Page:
This October, I attended the international Frankfurt Book Fair (Frankfurter Buchmesse) for the first time. The Fair was everything I expected it to be — a massive assembly of book industry professionals gathered to do business in publishing and celebrate books. And more. Luckily, I didn’t go alone. I had my trusted friend Angela to help me navigate, a good thing because even though just about everyone speaks English, it really is important to know German as well. The halls were mobbed with 270,000 people speaking every language imaginable.
What was it like to be among them?
Mind-boggling. This annual event is, in a word, global. From big publishers to smaller ones, from Western European countries like Spain, Germany and the U.K. to Arab nations like Turkey and Iran, to India, China, Argentina, Brazil, Chile, Peru, New Zealand and Australia, African countries, Latin American ones, Canada and the U.S., all have a presence at the Frankfurter Buchmesse. It’s a marvelous microcosm of our populous, diverse and literate human race.
To start with, at first glance I was blown away by the elaborate nature of the exhibits. Publishers fly in with entire stage sets. They construct living rooms and libraries, replica kitchens and high-tech news rooms, then furnish them with tables and chairs, plants, art, and shelves and shelves of books. A British publisher even brought in a double-decker bus and set fruit crates full of books outside of it, to tantalize fair-goers with titles as if offering up sweet mangoes and crisp autumn apples.
Why go to all this trouble? The exhibits are not just displays, but features of the hottest books on the market, set out to entice scouts and buyers with the newest titles and the best quality publishers have to offer.
And they’re mobile offices. Meetings are going on constantly at every exhibit, sales reps at tables showing catalogs, touting bestsellers and potential breakout novels.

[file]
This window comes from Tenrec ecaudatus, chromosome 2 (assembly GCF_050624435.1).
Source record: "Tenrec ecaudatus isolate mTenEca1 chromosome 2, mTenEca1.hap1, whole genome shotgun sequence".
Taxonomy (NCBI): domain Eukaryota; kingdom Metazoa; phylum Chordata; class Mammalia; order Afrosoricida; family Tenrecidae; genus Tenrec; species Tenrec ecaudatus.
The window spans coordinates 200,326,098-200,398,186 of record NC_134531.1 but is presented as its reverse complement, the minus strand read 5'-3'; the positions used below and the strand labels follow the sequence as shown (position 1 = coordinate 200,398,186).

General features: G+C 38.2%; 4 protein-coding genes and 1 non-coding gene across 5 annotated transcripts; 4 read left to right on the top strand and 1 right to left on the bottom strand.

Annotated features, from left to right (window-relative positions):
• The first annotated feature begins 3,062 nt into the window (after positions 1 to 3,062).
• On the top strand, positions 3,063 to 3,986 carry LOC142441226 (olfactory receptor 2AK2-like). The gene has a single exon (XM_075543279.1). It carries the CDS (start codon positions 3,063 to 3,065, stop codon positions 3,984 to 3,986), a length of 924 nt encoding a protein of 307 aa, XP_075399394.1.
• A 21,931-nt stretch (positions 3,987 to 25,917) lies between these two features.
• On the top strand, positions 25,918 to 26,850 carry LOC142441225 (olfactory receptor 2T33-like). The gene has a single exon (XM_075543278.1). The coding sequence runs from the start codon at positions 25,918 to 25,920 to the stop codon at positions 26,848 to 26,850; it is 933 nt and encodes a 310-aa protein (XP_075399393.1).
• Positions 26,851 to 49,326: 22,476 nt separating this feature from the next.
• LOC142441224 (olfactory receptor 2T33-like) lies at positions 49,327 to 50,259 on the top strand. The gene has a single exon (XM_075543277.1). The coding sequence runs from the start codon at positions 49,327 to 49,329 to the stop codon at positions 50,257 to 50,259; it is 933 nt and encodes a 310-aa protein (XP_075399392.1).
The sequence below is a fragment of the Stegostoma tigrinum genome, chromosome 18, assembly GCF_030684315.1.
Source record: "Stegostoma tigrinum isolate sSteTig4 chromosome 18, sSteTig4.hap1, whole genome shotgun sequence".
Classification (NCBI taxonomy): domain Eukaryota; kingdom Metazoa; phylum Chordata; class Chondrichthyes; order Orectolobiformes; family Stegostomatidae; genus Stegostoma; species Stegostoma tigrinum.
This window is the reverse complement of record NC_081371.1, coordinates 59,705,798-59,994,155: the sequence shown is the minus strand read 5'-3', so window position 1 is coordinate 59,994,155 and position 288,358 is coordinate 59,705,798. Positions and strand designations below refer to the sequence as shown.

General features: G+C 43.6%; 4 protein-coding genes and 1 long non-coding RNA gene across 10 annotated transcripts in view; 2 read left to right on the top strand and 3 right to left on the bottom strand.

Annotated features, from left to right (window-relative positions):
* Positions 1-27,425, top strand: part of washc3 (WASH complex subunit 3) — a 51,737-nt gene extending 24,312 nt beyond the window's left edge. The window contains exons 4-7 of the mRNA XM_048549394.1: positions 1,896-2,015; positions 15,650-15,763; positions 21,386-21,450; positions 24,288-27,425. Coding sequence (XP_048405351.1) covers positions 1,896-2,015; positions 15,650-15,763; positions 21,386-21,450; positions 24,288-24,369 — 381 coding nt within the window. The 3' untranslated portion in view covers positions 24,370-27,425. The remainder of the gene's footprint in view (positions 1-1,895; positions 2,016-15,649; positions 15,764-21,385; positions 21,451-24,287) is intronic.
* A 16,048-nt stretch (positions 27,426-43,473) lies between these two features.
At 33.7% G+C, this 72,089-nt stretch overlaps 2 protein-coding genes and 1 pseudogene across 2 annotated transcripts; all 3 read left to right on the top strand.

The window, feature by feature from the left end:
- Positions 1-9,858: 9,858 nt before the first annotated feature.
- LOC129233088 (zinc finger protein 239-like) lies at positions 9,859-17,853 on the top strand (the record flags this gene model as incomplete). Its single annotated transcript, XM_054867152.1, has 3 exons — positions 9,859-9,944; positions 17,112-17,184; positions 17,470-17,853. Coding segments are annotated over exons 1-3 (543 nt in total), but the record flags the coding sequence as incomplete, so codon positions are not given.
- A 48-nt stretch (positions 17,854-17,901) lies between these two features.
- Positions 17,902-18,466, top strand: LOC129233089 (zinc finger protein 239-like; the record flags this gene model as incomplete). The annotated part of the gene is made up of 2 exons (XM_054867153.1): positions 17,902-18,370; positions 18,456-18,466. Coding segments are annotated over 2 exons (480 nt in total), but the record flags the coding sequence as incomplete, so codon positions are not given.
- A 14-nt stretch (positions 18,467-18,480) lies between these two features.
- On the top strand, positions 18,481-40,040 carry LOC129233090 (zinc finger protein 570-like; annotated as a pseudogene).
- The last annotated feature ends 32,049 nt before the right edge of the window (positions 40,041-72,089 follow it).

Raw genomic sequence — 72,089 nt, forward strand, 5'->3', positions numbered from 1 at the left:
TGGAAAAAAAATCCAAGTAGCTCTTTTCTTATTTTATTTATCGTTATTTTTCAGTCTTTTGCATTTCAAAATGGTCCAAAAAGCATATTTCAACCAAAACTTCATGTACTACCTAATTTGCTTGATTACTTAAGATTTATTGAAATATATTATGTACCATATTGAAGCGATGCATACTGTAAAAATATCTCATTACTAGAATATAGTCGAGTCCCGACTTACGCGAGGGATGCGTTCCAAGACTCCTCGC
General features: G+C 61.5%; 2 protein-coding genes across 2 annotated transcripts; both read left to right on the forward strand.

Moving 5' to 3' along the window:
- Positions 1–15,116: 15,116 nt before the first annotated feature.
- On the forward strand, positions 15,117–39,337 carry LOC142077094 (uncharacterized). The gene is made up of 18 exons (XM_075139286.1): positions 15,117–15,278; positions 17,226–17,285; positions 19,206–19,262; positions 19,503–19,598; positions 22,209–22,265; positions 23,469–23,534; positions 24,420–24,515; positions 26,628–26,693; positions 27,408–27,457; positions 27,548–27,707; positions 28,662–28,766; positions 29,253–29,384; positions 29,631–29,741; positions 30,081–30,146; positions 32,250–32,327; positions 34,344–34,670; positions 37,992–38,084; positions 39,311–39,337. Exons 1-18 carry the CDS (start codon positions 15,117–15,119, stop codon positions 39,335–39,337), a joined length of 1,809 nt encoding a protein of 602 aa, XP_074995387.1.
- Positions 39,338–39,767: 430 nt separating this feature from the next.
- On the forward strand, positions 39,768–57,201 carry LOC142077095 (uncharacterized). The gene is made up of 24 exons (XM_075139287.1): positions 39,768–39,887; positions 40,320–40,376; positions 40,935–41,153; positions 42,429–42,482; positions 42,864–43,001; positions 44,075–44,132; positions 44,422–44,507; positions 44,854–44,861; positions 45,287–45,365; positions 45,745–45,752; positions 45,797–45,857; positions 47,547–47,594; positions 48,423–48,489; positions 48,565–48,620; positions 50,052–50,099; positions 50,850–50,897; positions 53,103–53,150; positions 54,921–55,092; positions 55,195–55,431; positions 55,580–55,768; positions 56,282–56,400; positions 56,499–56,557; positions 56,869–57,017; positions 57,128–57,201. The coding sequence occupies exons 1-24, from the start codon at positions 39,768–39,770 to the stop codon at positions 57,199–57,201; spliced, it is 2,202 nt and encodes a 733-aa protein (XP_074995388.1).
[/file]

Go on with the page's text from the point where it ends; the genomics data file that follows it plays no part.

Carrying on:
In addition to publishing house exhibits, there are booths with translators, editors, universities, antique books, intriguing demonstrations. I especially enjoyed the demonstration of a Gutenberg press (pictured at left).
Besides which, around 9,000 press people are prowling the convention center halls, some trailed by TV cameras. The press are there to interview authors, agents and publishers, to dig up stories wherever they can. Graphic artists come to see what’s hot and interest publishers in their work, photographers and illustrators trawl the art books for ideas. An entire hallway is devoted to 2015 calendars, those big glossy full color ones that show up in bookstores around the holidays each year.
In contrast to the publisher book displays open to all, the international literary agent Hall 6.0 was arranged like a fortress, a long blocked-off hallway with guards at the front counter. You had to have an appointment, confirmed by a ticket, for access to office carrels staffed with international literary agents. These agents have come to plow through a long list of potential clients as well as negotiate sub-rights for books on their lists: mainly translation and foreign rights. They’re cordoned off for a reason. Appointment slots fill up three months in advance. “They do see individual authors, if you get to them in time,” Rita in the New York office of the Book Fair advised when I called a month before my trip. “Most have been full since mid-July.”
Big name authors are also sighted at the Fair. If you’re Ken Follett or Haruki Murakami, you’re invited to be on panels, or give interviews, or a reading and signing. There is an “author’s lounge,” where famous authors hang out with other famous authors.